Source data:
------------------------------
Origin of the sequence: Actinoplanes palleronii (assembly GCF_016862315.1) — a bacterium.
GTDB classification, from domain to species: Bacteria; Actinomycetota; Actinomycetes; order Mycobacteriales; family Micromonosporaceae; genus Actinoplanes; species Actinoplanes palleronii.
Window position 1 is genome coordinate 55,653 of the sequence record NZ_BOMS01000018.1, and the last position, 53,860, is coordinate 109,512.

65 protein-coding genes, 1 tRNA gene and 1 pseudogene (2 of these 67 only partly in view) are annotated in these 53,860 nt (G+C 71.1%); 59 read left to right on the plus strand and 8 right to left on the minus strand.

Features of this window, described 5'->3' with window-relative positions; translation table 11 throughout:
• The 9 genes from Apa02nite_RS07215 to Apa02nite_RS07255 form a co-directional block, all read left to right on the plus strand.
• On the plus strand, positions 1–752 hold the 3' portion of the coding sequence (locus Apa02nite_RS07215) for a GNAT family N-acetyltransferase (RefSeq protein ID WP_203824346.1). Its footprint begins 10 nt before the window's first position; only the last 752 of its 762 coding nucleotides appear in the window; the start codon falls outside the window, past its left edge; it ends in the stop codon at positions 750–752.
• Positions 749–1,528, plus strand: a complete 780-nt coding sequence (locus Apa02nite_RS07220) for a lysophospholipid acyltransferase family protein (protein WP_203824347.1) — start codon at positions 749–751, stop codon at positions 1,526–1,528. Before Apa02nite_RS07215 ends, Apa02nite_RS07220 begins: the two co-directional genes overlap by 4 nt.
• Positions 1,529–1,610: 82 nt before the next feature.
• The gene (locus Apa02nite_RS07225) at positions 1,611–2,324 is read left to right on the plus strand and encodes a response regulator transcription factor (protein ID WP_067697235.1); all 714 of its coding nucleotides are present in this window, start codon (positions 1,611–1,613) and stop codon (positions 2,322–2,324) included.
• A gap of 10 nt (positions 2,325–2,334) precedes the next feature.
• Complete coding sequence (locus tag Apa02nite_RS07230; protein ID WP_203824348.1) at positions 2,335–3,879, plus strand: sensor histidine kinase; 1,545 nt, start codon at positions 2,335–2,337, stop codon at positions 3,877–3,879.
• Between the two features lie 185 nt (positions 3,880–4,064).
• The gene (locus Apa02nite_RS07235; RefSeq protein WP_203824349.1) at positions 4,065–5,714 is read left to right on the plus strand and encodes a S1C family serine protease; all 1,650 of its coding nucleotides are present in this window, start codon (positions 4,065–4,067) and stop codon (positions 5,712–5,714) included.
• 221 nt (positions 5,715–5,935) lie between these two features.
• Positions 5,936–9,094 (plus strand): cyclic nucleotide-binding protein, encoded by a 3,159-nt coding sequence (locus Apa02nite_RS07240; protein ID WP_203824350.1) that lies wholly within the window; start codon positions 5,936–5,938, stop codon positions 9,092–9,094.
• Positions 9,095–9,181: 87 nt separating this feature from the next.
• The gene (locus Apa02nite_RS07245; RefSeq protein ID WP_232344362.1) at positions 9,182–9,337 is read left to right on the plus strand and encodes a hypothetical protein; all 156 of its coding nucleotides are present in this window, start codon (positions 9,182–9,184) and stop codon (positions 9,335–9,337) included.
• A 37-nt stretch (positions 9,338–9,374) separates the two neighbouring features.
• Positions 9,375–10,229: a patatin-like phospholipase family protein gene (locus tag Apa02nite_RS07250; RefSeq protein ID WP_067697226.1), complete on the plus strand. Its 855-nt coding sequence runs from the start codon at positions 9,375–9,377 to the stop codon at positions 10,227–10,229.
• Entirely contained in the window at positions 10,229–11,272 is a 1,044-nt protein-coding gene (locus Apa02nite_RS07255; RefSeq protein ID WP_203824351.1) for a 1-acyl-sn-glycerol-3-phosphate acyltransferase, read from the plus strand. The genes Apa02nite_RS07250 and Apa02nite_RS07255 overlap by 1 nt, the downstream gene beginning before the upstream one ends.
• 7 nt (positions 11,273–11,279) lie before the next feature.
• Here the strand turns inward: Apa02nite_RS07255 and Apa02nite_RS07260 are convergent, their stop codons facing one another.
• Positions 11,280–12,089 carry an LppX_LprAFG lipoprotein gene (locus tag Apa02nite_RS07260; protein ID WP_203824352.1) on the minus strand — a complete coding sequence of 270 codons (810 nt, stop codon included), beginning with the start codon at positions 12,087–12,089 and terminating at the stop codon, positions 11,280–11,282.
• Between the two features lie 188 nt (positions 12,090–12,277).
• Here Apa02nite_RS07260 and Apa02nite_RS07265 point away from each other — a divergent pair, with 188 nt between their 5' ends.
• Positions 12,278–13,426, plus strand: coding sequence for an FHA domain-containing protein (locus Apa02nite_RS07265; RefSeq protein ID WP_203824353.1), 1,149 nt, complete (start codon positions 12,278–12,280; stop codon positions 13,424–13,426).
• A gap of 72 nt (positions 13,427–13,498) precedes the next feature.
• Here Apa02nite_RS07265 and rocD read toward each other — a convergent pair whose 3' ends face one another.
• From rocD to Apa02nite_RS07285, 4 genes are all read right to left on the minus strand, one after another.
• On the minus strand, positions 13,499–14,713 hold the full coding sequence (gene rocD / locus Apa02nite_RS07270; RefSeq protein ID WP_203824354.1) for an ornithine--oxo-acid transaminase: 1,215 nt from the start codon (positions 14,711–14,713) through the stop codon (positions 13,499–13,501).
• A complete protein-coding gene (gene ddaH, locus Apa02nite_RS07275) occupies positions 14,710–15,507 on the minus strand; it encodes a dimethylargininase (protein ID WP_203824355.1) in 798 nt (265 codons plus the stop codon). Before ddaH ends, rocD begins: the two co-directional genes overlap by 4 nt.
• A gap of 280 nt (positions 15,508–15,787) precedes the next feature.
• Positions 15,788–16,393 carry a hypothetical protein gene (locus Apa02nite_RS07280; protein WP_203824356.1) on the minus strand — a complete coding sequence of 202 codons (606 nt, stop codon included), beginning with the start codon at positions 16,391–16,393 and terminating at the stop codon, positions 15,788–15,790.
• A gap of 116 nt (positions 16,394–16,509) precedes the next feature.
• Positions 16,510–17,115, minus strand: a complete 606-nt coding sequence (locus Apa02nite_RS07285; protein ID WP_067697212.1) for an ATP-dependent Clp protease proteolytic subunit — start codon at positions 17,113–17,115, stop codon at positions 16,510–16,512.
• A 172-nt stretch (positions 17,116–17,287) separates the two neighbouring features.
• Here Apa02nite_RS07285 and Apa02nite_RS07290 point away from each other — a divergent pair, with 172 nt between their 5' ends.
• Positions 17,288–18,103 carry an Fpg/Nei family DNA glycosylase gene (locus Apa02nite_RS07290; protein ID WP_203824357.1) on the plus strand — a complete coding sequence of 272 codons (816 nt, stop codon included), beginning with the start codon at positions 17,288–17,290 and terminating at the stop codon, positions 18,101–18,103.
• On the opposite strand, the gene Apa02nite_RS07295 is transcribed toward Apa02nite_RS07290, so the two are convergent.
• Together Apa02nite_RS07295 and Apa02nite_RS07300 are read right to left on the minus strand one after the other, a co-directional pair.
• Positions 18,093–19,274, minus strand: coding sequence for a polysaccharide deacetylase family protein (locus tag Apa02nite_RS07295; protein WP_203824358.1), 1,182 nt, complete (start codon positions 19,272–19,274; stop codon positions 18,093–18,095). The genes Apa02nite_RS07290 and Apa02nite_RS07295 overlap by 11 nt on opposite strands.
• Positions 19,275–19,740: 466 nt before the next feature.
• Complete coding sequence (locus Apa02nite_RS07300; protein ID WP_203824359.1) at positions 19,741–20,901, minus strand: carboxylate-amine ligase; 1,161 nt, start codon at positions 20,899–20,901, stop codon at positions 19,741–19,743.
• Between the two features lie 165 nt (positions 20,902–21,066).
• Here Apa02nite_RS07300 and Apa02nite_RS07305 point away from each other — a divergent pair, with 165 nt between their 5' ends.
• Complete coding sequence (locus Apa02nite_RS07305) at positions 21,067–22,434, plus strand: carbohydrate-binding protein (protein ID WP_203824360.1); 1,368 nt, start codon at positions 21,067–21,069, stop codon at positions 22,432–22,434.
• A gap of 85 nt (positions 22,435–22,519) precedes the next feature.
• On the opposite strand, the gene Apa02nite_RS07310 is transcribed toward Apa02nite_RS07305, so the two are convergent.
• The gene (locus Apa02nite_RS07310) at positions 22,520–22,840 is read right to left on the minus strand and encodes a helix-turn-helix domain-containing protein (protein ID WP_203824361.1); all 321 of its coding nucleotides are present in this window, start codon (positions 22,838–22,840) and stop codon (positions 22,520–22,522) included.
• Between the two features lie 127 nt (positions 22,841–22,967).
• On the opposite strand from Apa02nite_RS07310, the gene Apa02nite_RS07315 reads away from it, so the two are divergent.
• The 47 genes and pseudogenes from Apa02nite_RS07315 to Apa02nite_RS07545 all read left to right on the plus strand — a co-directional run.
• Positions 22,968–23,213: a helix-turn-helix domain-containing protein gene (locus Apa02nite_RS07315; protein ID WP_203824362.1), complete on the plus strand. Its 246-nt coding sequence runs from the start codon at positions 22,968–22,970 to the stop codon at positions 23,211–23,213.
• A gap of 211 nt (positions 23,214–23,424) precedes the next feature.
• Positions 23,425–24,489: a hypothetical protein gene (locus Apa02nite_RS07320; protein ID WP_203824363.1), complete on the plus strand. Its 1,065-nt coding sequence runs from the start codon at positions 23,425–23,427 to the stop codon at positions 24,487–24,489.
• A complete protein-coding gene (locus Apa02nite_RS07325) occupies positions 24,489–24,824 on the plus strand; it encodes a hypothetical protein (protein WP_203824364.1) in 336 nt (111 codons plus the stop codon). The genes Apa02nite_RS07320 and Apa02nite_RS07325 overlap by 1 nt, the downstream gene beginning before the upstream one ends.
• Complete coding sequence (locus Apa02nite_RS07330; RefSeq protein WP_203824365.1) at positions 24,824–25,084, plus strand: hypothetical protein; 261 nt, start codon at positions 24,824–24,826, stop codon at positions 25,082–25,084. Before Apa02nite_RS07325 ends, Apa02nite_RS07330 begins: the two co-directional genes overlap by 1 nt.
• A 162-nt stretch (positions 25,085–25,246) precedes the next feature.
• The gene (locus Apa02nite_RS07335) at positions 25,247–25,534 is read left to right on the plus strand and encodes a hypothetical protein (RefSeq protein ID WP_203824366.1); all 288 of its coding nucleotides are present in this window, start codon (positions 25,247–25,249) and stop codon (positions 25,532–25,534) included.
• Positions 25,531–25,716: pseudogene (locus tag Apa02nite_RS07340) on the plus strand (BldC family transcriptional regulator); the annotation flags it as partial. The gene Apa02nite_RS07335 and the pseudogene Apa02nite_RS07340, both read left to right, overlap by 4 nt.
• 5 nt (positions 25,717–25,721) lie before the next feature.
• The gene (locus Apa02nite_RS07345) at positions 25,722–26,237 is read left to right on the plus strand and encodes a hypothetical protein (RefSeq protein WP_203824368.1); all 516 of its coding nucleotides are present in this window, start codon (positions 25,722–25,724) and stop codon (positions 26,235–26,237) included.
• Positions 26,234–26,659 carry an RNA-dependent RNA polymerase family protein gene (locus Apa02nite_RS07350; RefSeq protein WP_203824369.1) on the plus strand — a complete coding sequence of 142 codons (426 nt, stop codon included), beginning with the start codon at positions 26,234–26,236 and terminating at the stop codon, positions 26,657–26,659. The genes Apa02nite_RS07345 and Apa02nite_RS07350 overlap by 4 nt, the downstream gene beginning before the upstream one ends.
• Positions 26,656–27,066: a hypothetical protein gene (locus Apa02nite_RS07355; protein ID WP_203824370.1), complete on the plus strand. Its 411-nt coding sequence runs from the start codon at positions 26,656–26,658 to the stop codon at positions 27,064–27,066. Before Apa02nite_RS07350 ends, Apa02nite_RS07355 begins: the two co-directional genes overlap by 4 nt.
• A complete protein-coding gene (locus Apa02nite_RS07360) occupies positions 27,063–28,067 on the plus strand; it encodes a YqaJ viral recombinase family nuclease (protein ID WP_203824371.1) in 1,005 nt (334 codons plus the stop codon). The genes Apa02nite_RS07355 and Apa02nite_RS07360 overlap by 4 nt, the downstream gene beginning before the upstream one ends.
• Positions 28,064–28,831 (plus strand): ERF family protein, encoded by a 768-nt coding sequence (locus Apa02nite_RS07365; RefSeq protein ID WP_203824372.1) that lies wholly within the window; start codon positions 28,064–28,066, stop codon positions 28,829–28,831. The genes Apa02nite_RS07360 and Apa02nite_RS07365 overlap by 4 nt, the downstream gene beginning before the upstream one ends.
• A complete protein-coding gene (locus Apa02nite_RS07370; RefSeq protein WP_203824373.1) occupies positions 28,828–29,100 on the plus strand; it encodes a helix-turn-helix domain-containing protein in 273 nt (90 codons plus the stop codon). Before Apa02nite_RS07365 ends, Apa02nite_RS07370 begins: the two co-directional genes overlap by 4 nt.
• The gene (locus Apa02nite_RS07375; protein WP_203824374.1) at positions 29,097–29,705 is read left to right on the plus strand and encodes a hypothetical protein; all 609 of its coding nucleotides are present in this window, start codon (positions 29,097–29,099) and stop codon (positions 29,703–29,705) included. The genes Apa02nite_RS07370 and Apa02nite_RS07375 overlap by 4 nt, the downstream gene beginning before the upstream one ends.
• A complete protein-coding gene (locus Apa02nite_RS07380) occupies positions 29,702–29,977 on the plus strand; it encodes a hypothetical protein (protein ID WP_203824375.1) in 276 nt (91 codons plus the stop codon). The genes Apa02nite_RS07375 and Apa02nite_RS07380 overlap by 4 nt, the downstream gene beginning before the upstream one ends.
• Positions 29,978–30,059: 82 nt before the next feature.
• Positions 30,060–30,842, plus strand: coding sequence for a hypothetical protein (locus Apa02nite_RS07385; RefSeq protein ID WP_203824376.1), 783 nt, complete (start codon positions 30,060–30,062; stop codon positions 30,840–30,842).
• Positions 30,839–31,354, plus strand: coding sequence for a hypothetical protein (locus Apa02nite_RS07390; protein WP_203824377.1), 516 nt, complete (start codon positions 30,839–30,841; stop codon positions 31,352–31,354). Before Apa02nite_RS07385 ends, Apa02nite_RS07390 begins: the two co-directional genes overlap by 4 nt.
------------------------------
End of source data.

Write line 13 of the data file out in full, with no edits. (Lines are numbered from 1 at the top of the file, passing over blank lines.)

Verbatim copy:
• Between the two features lie 185 nt (positions 3,880–4,064).